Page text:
Causation Is Key to Improving Emotional Health
There has been a lot of discussion about emotional and mental health in light of the many shooting tragedies we’ve witnessed in the last 24 months. Though mental illness is something we have been attempting to treat for generations, there still seems to be this disconnect between mental health and its emotional counterpart. Furthermore, we continue to struggle to treat both because we don’t know enough about causation.
There are some very specific mental health issues that we can treat successfully through the use of therapy and medication. But could it be that some of these issues are the direct result of poor emotional health? Could it be that identifying the root causes of emotional disturbances would make it possible to prevent some mental illnesses from developing?
What must be understood is that while mental and emotional problems often go hand-in-hand, they can be two very separate things. Furthermore, a person who starts out with an emotional disturbance can eventually transition to a clinically diagnosed mental condition. It would seem that getting a handle on emotional disturbances could be an important tool in combating mental illness.
Identifying the Root Causes
A person suffering from chronic depression may go to a psychiatrist for regular therapy and prescription medications. In some cases, the doctor may dig a little more deeply to see if he or she can figure out the underlying mechanisms that are causing the depression. In other cases, no such attempt may be made. But here’s the thing: depression is just one of several mental illnesses that can be traced back to emotional disturbances caused by things that are easily correctable.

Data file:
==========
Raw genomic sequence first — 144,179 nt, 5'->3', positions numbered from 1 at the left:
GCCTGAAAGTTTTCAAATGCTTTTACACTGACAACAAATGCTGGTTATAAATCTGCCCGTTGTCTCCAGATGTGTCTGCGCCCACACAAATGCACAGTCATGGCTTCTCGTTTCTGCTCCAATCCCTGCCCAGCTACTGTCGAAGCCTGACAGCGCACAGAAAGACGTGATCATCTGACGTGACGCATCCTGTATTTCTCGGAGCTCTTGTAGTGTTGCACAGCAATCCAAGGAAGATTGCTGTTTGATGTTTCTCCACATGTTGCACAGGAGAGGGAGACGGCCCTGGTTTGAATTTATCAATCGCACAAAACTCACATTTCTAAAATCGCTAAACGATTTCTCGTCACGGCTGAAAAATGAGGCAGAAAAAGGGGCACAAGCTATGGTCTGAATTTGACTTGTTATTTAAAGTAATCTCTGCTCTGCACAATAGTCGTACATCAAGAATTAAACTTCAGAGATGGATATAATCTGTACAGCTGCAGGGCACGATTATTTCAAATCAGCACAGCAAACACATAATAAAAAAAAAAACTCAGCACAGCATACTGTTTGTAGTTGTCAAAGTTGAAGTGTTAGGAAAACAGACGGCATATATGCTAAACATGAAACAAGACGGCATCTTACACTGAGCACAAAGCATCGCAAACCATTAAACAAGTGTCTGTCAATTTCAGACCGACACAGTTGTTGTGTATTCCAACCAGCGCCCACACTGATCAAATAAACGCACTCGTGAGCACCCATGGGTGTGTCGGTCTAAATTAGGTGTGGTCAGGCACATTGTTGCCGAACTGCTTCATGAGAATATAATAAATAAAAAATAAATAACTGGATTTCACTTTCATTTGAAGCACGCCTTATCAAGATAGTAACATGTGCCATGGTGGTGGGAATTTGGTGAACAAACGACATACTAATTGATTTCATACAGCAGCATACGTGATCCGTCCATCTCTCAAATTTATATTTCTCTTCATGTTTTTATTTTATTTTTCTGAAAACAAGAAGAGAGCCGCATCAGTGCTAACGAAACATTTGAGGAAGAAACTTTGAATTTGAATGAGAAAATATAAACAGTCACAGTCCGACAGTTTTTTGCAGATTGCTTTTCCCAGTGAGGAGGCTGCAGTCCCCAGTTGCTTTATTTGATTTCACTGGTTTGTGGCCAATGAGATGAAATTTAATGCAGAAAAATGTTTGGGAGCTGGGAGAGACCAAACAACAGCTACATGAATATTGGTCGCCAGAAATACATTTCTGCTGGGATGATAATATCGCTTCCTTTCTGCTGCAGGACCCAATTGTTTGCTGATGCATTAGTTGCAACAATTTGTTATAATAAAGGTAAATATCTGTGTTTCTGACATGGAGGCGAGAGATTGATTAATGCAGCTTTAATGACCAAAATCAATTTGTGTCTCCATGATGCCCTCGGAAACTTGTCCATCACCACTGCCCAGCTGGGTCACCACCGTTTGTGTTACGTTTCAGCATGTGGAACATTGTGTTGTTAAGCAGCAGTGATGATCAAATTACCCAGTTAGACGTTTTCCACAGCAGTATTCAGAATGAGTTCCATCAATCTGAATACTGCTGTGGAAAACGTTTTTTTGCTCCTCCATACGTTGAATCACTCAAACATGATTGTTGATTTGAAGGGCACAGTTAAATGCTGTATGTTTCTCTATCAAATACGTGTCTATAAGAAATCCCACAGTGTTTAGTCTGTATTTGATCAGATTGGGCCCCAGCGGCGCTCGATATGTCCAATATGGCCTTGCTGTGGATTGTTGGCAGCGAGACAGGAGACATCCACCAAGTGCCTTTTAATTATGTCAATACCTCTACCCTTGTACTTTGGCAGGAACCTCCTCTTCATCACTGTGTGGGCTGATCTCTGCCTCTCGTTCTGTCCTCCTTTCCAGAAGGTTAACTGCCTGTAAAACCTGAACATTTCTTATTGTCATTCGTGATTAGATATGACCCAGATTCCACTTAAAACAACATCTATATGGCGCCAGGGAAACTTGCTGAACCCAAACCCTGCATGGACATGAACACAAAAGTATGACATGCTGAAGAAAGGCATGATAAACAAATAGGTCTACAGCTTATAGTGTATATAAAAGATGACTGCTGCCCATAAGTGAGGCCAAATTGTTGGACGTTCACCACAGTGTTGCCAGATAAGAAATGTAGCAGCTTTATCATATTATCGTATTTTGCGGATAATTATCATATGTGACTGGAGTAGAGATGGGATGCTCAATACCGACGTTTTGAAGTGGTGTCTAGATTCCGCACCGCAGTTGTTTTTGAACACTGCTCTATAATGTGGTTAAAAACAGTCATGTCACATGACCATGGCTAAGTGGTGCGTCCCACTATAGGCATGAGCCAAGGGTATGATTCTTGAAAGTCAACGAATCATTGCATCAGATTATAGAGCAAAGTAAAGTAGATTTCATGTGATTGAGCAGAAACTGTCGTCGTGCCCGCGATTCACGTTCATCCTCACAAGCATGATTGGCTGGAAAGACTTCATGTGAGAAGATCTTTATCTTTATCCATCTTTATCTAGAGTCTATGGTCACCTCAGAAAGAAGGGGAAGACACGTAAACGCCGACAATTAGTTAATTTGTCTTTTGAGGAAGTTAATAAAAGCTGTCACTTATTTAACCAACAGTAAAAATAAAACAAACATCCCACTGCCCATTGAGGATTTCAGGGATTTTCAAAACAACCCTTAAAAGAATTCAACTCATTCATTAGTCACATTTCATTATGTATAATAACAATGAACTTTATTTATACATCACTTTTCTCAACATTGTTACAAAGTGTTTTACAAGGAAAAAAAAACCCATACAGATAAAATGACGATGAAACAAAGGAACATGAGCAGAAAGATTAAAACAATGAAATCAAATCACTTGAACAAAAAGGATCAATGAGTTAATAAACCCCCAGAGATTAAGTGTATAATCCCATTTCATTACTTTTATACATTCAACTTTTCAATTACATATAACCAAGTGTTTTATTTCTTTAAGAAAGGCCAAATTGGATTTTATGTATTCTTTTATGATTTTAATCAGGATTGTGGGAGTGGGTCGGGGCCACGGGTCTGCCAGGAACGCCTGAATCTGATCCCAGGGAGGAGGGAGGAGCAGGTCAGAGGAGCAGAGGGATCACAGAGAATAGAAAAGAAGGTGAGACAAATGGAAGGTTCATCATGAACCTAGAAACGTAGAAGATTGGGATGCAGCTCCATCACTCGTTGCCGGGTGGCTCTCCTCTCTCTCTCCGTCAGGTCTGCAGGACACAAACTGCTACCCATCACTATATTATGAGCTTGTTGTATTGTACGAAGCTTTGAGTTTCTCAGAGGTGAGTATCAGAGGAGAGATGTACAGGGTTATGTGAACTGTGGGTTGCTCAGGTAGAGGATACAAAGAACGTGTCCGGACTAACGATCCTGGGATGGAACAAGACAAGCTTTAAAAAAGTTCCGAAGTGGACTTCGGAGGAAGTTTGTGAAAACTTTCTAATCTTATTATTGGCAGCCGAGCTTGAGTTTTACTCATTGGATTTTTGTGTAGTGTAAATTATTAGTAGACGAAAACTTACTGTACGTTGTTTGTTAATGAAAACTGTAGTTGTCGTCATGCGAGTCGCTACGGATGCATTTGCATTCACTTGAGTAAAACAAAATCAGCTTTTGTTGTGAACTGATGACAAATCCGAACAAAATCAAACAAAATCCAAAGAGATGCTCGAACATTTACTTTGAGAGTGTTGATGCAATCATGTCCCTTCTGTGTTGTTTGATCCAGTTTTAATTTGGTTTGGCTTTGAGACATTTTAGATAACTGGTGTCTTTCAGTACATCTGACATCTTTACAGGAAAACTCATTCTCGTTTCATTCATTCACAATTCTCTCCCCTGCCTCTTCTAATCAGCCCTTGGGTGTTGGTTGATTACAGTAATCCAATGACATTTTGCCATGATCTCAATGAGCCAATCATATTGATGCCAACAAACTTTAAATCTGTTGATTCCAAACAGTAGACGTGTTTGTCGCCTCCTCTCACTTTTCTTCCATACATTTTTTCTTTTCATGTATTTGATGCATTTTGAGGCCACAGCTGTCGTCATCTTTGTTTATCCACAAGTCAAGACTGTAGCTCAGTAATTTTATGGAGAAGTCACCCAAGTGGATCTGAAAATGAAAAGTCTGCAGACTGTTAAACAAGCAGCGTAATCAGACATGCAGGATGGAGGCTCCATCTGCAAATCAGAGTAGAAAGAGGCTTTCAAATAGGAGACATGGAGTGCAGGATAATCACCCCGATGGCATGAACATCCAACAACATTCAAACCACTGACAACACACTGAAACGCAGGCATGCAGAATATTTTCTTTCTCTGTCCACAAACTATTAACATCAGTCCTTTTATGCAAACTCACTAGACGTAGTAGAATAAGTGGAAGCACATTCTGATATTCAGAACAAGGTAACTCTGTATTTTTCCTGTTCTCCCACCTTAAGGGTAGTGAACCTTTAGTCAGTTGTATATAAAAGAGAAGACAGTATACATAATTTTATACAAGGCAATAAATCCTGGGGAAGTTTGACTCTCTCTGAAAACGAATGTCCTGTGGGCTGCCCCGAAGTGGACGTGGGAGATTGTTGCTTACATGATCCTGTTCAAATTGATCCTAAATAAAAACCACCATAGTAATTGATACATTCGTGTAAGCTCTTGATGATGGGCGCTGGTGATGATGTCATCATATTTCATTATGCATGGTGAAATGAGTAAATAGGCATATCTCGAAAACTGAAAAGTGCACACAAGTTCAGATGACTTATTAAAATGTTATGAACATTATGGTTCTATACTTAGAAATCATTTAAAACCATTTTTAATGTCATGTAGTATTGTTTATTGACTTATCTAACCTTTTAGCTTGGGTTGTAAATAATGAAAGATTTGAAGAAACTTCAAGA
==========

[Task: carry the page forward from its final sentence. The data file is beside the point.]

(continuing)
For example, extreme stress and sleep deprivation are known to contribute to emotional disturbances that can eventually become depression. A person predisposed to depression from childhood might never actually develop the condition as an adult if medical professionals were able to identify emotional disturbances along the way that were indicative of high levels of stress and sleep deprivation. Then, by addressing the stress and sleep issues, those emotional disturbances could be settled and future depression avoided.
This is not to say that all mental health problems are preventable. It is merely to say that we need to do a better job of analyzing the relationship between mental and emotional health and tying them both into the goal of discovering the root cause. Only by going down the root cause path will we find ways to prevent emotional disturbances and mental illness before they occur.
Prevention Works for the Body
The point to understand here is that identifying causation and embarking on prevention are two strategies that work very well for the physical body. That’s what naturopathic medicine is all about. And if it works for the body, shouldn’t it also work for the mind and emotions? Absolutely.
We must do a better job of understanding causation in the arena of emotional mental health. Causation is not only critical to treatment, but it is also key to finding ways to prevent future illness. To ignore causation is to say to people suffering from emotional and mental disturbances that they are on their own until they reach a state that requires direct medical intervention.
The U.S. Surgeon General’s office released a National Prevention Strategy in 2011 as a means of improving the overall health of Americans. Mental and emotional health is part of that strategy. If we can prevent emotional and mental disturbances before they take root, we can change the current reality that mental health is responsible for more disabilities than any other group of illnesses in America.